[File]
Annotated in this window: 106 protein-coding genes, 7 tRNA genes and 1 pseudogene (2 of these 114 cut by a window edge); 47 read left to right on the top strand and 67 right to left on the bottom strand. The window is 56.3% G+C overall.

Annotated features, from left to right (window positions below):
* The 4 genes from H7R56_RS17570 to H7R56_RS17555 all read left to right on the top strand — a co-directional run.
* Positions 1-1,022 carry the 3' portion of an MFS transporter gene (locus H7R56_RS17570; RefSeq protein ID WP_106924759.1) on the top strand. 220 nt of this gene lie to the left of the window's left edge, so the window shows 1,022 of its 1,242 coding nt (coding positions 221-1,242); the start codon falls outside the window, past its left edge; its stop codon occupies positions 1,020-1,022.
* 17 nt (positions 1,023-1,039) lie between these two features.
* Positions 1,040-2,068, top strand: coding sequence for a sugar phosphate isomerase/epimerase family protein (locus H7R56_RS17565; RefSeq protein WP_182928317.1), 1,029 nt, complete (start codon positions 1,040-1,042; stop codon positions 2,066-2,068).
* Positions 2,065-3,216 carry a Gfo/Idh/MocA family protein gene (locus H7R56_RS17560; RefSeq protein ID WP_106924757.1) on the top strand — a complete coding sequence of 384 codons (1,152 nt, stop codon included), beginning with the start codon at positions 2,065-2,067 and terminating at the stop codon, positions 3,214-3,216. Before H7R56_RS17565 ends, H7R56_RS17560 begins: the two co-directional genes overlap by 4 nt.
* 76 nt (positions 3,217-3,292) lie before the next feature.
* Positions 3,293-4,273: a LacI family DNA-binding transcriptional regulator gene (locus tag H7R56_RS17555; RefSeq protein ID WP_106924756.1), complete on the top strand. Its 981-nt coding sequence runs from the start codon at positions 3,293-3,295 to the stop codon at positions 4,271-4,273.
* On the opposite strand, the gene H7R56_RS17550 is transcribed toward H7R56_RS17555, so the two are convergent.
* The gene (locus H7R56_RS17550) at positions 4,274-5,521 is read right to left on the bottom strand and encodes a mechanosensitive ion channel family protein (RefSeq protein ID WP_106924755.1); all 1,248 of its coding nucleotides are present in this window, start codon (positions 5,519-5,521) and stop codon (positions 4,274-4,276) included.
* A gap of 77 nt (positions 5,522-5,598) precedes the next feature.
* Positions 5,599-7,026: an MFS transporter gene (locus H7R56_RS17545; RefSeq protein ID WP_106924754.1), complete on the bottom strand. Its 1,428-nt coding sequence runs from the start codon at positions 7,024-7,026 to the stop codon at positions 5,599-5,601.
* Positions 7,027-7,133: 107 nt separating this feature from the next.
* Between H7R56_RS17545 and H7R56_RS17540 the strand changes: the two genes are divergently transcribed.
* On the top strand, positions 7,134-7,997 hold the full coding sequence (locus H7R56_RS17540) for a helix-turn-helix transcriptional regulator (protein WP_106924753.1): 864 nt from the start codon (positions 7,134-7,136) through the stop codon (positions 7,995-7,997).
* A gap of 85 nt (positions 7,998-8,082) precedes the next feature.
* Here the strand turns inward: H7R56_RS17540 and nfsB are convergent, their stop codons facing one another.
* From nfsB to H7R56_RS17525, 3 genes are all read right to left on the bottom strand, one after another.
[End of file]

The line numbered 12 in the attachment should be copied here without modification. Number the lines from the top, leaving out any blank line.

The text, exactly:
* A gap of 77 nt (positions 5,522-5,598) precedes the next feature.